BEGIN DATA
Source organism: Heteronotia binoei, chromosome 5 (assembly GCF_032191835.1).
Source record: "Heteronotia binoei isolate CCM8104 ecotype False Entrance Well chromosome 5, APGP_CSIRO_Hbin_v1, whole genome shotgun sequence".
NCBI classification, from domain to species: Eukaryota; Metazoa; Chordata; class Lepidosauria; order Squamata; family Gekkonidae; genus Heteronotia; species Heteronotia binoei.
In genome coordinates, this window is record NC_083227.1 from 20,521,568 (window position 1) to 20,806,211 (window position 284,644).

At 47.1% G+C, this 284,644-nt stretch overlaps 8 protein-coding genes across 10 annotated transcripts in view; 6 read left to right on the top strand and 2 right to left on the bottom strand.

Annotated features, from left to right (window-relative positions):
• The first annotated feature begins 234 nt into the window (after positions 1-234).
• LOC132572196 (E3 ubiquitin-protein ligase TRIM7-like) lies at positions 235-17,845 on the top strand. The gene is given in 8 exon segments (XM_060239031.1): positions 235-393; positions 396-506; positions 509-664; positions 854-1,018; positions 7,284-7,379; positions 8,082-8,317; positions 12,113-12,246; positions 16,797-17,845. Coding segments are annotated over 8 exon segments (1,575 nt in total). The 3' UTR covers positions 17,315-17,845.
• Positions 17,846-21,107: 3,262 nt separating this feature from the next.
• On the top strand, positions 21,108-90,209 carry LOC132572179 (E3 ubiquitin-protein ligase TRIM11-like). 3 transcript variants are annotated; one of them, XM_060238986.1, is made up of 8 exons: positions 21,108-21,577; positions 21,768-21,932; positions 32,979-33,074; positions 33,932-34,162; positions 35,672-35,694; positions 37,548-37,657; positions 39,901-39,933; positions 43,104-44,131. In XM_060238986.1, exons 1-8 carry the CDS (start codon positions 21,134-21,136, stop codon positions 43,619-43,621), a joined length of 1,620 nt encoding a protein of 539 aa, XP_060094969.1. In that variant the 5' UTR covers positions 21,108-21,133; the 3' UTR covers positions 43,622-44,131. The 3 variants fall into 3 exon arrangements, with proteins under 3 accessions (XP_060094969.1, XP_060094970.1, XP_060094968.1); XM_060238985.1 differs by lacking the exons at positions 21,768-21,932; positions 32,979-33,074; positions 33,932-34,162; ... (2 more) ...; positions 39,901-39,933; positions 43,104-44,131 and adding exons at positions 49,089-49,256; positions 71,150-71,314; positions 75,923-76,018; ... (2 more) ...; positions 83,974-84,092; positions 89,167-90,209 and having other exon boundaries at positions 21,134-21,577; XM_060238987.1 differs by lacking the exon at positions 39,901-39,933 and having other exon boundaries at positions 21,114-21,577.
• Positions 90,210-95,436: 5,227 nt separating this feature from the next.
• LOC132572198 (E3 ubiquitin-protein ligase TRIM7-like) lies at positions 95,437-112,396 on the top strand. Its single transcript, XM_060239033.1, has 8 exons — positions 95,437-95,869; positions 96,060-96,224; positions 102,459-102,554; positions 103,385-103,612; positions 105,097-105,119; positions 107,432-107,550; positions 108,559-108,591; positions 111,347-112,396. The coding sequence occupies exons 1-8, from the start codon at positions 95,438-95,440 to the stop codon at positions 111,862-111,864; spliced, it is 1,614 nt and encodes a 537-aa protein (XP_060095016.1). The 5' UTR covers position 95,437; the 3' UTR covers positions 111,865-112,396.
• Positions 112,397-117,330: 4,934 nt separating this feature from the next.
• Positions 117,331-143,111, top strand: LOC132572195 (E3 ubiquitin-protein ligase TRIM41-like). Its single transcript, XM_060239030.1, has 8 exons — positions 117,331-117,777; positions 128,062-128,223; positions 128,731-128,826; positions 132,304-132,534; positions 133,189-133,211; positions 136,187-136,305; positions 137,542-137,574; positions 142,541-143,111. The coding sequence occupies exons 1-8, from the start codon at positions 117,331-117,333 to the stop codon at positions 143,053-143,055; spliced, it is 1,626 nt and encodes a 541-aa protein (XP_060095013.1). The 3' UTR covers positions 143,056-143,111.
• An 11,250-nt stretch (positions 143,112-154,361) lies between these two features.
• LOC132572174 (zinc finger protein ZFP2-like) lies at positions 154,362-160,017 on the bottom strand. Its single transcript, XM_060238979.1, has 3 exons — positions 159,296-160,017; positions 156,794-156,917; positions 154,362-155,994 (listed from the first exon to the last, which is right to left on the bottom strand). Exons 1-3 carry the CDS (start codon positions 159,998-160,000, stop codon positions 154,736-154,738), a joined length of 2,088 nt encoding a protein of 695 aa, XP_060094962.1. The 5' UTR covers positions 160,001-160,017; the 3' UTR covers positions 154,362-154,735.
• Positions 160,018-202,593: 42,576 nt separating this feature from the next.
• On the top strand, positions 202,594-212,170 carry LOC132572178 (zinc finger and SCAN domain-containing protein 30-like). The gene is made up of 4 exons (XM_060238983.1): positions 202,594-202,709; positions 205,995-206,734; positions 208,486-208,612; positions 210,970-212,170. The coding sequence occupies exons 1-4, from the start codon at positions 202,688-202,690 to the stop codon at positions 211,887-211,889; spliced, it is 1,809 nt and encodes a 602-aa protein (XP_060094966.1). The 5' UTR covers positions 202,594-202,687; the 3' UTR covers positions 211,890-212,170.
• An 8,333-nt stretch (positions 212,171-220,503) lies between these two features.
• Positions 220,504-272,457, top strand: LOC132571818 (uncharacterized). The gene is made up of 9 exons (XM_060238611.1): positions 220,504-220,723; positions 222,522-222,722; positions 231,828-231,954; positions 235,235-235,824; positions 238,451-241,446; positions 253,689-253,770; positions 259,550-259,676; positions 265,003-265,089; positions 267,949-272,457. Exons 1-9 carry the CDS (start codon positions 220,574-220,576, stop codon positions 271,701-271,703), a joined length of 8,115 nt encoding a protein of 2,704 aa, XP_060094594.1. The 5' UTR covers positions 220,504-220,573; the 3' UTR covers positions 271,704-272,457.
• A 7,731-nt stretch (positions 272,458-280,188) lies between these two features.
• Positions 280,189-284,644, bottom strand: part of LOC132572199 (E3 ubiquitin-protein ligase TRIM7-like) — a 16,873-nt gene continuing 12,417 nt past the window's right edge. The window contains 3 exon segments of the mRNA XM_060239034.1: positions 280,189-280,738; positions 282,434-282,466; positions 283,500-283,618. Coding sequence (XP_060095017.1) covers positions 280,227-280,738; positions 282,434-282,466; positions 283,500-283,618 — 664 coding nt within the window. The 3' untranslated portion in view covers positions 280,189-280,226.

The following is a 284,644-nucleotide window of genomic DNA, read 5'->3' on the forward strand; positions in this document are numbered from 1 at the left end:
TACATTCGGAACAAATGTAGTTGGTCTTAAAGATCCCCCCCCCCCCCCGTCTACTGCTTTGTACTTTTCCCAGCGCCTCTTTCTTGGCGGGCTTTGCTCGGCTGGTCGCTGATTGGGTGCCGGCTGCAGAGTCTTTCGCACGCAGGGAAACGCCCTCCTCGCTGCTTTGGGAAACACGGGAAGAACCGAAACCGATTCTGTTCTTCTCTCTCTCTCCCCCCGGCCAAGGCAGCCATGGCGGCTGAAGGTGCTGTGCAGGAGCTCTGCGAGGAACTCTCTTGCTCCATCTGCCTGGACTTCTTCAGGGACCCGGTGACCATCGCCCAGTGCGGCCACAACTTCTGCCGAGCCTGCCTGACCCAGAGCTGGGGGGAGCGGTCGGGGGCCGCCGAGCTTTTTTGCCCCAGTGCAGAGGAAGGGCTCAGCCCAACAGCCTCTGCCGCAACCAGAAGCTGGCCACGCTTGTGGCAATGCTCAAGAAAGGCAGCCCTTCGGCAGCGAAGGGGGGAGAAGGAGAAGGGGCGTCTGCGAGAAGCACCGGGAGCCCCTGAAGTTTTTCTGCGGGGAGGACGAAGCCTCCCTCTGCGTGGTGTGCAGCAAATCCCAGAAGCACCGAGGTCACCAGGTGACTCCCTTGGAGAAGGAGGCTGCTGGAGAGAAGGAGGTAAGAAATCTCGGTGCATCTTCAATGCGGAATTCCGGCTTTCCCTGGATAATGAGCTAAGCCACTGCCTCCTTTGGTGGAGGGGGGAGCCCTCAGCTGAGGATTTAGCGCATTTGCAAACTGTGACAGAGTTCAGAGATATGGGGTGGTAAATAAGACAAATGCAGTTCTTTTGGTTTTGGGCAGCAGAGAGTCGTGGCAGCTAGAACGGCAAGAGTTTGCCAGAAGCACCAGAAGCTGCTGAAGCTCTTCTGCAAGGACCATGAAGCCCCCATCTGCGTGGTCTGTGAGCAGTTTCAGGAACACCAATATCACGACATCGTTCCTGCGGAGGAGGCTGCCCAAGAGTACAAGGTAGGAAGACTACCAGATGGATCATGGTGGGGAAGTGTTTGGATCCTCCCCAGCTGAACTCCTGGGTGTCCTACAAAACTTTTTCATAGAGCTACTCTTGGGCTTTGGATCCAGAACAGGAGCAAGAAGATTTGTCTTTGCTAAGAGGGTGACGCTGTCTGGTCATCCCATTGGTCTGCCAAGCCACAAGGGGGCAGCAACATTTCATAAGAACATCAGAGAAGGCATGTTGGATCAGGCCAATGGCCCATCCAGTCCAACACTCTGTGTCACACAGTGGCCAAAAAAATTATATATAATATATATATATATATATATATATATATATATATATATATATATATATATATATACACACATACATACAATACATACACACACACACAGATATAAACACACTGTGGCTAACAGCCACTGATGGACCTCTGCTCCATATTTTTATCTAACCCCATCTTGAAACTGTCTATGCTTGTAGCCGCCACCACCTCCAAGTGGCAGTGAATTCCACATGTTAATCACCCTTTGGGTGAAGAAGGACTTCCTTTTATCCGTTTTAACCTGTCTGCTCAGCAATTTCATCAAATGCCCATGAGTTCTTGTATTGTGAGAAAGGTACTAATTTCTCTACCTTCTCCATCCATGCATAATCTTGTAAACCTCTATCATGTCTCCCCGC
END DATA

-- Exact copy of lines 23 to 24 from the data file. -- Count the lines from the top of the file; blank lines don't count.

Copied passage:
The following is a 284,644-nucleotide window of genomic DNA, read 5'->3' on the forward strand; positions in this document are numbered from 1 at the left end:
TACATTCGGAACAAATGTAGTTGGTCTTAAAGATCCCCCCCCCCCCCCGTCTACTGCTTTGTACTTTTCCCAGCGCCTCTTTCTTGGCGGGCTTTGCTCGGCTGGTCGCTGATTGGGTGCCGGCTGCAGAGTCTTTCGCACGCAGGGAAACGCCCTCCTCGCTGCTTTGGGAAACACGGGAAGAACCGAAACCGATTCTGTTCTTCTCTCTCTCTCCCCCCGGCCAAGGCAGCCATGGCGGCTGAAGGTGCTGTGCAGGAGCTCTGCGAGGAACTCTCTTGCTCCATCTGCCTGGACTTCTTCAGGGACCCGGTGACCATCGCCCAGTGCGGCCACAACTTCTGCCGAGCCTGCCTGACCCAGAGCTGGGGGGAGCGGTCGGGGGCCGCCGAGCTTTTTTGCCCCAGTGCAGAGGAAGGGCTCAGCCCAACAGCCTCTGCCGCAACCAGAAGCTGGCCACGCTTGTGGCAATGCTCAAGAAAGGCAGCCCTTCGGCAGCGAAGGGGGGAGAAGGAGAAGGGGCGTCTGCGAGAAGCACCGGGAGCCCCTGAAGTTTTTCTGCGGGGAGGACGAAGCCTCCCTCTGCGTGGTGTGCAGCAAATCCCAGAAGCACCGAGGTCACCAGGTGACTCCCTTGGAGAAGGAGGCTGCTGGAGAGAAGGAGGTAAGAAATCTCGGTGCATCTTCAATGCGGAATTCCGGCTTTCCCTGGATAATGAGCTAAGCCACTGCCTCCTTTGGTGGAGGGGGGAGCCCTCAGCTGAGGATTTAGCGCATTTGCAAACTGTGACAGAGTTCAGAGATATGGGGTGGTAAATAAGACAAATGCAGTTCTTTTGGTTTTGGGCAGCAGAGAGTCGTGGCAGCTAGAACGGCAAGAGTTTGCCAGAAGCACCAGAAGCTGCTGAAGCTCTTCTGCAAGGACCATGAAGCCCCCATCTGCGTGGTCTGTGAGCAGTTTCAGGAACACCAATATCACGACATCGTTCCTGCGGAGGAGGCTGCCCAAGAGTACAAGGTAGGAAGACTACCAGATGGATCATGGTGGGGAAGTGTTTGGATCCTCCCCAGCTGAACTCCTGGGTGTCCTACAAAACTTTTTCATAGAGCTACTCTTGGGCTTTGGATCCAGAACAGGAGCAAGAAGATTTGTCTTTGCTAAGAGGGTGACGCTGTCTGGTCATCCCATTGGTCTGCCAAGCCACAAGGGGGCAGCAACATTTCATAAGAACATCAGAGAAGGCATGTTGGATCAGGCCAATGGCCCATCCAGTCCAACACTCTGTGTCACACAGTGGCCAAAAAAATTATATATAATATATATATATATATATATATATATATATATATATATATATATATATATATATACACACATACATACAATACATACACACACACACAGATATAAACACACTGTGGCTAACAGCCACTGATGGACCTCTGCTCCATATTTTTATCTAACCCCATCTTGAAACTGTCTATGCTTGTAGCCGCCACCACCTCCAAGTGGCAGTGAATTCCACATGTTAATCACCCTTTGGGTGAAGAAGGACTTCCTTTTATCCGTTTTAACCTGTCTGCTCAGCAATTTCATCAAATGCCCATGAGTTCTTGTATTGTGAGAAAGGTACTAATTTCTCTACCTTCTCCATCCATGCATAATCTTGTAAACCTCTATCATGTCTCCCCGC